It’s incredibly important that we not get bogged down in questions of whether Trump is a bigot or not, and that we really focus on this question: …Is [Trump] strategically, intentionally, purposely and with calculation manipulating racial division in the broader public?

…When we ask it that way, then it makes sense when we come up against some really startling results.

Ninety percent of Republicans reject the idea that Donald Trump is a racist. Even more startling than that, when we tested dog-whistle messages that talk about terrorist countries and undocumented immigrants in sanctuary cities, and all that sort of rhetoric that commonly comes from Trump’s mouth, the majority of Democrats found those phrases those messages convincing.

A majority of African Americans found those messages convincing. A majority of the Latinx community found those messages convincing.

It’s simply not true that the majority of Americans hear messages about hardworking vs. lazy, undocumented immigrants, sanctuary cities, thugs, gangs, all the dog-whistle rhetoric — it’s simply not true that the majority of Americans hear that and recognize it as a blatant endorsement of white nationalism. They don’t.

By one metric, the Democrats that López refers to could be called racists. By another, these Obama-supporting Democrats don’t think they’re racist. López is, in this sense, pointing towards a multi-racial unity-making message, that Sanders’ embraces. It’s about the across-the-broad-divides disdain for politicians who pit people against each other by race, in order to enrich the 1%. Nonetheless, Sanders’ prioritizing of anti-racist causes and language, and his frequent excoriations of Trump as a racist – gave the corporate press, some of the more telegenic raw-materials, to crowd out that other side of his message.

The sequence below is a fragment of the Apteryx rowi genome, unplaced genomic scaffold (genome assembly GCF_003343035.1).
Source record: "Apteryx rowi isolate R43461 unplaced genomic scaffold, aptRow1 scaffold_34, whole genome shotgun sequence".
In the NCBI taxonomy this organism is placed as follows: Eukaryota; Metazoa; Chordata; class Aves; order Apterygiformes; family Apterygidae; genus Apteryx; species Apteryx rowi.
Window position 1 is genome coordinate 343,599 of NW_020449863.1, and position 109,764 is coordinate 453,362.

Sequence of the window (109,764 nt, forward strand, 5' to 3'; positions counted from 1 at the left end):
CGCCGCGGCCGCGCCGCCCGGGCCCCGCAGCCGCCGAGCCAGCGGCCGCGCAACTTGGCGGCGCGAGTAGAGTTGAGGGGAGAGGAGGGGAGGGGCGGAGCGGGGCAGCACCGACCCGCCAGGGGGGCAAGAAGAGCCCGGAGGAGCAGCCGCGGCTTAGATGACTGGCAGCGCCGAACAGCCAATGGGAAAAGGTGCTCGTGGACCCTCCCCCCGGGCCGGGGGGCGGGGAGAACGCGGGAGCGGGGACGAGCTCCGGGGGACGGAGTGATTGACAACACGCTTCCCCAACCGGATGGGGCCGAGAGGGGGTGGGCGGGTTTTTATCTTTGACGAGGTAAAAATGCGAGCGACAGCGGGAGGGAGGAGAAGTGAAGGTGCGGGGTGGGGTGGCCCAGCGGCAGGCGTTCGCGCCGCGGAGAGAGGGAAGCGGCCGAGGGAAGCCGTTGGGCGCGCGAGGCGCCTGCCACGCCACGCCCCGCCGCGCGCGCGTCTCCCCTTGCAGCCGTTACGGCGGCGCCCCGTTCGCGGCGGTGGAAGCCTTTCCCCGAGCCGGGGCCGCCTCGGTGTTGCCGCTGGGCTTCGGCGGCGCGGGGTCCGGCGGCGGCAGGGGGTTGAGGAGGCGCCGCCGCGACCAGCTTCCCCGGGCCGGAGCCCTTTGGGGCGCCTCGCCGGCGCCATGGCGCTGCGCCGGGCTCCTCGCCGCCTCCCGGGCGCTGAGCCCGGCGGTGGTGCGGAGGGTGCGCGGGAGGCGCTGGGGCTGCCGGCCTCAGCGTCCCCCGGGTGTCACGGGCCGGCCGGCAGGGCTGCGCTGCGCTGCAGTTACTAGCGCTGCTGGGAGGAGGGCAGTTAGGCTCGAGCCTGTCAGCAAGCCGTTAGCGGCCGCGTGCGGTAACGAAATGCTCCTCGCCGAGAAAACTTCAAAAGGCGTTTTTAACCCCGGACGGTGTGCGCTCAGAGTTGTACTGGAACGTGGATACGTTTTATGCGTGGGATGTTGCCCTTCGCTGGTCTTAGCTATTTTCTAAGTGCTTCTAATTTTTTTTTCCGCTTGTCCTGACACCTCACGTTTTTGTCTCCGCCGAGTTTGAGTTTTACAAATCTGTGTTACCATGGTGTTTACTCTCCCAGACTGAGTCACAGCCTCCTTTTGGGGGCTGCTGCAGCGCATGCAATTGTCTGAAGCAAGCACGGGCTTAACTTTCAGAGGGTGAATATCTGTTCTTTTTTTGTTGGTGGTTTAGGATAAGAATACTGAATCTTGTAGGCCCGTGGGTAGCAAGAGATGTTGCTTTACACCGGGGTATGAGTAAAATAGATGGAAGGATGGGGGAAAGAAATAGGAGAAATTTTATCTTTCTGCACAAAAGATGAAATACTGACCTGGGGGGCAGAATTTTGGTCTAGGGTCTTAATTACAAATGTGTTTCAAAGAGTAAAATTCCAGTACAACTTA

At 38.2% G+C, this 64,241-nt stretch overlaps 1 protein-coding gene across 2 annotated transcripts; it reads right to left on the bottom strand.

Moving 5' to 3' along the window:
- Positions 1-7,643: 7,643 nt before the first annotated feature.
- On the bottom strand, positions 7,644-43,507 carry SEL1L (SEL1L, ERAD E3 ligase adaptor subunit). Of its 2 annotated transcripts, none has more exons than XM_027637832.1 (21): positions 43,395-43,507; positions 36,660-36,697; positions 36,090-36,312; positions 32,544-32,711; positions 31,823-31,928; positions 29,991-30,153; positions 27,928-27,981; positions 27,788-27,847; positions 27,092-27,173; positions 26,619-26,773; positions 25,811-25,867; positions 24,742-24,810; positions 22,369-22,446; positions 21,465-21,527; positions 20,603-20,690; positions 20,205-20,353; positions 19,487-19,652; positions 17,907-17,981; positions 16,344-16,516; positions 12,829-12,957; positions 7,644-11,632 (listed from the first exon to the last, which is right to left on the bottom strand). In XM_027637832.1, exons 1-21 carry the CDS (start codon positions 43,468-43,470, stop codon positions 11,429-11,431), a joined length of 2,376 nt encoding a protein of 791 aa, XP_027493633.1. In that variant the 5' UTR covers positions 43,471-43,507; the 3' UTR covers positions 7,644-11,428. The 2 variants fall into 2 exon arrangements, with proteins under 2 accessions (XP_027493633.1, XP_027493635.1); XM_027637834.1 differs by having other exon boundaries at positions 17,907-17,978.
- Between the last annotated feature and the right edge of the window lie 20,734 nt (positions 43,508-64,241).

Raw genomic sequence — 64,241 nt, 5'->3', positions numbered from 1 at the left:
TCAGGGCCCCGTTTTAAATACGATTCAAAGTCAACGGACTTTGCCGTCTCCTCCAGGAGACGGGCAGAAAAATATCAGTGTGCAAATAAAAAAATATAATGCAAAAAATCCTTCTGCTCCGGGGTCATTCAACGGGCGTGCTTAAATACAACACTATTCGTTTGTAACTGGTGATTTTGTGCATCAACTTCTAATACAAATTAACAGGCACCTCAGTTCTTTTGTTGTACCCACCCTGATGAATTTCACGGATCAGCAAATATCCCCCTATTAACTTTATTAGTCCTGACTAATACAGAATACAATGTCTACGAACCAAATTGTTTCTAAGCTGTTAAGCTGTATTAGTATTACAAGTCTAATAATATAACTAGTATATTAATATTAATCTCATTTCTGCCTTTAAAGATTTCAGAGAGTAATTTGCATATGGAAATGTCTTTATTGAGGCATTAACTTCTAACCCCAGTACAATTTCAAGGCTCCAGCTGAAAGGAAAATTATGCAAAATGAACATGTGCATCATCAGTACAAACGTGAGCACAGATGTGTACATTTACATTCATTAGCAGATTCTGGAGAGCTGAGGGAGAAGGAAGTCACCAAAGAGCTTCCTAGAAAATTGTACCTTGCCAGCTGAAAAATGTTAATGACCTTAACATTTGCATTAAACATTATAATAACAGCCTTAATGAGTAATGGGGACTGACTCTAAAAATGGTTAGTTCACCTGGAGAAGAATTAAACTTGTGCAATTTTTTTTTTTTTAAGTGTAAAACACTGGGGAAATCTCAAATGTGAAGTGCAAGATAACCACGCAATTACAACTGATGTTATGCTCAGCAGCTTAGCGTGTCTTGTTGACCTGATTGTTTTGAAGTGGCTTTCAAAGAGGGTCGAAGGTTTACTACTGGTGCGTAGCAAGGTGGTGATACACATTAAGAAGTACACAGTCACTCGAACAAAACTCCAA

Press Secretary of the Sanders campaign, Briahna Joy Gray animates López’s insights by indicating how to further defuse the polarization between social justice advocates and Trump voters:

Applying shame to an entire category of people, rather than conducting a more nuanced assessment of why people feel the way they do and did what they did, means we might miss those among the blameworthy who might be identified as something more mutable, more persuadable than a “deplorable”—someone who might be convinced to join our side next time.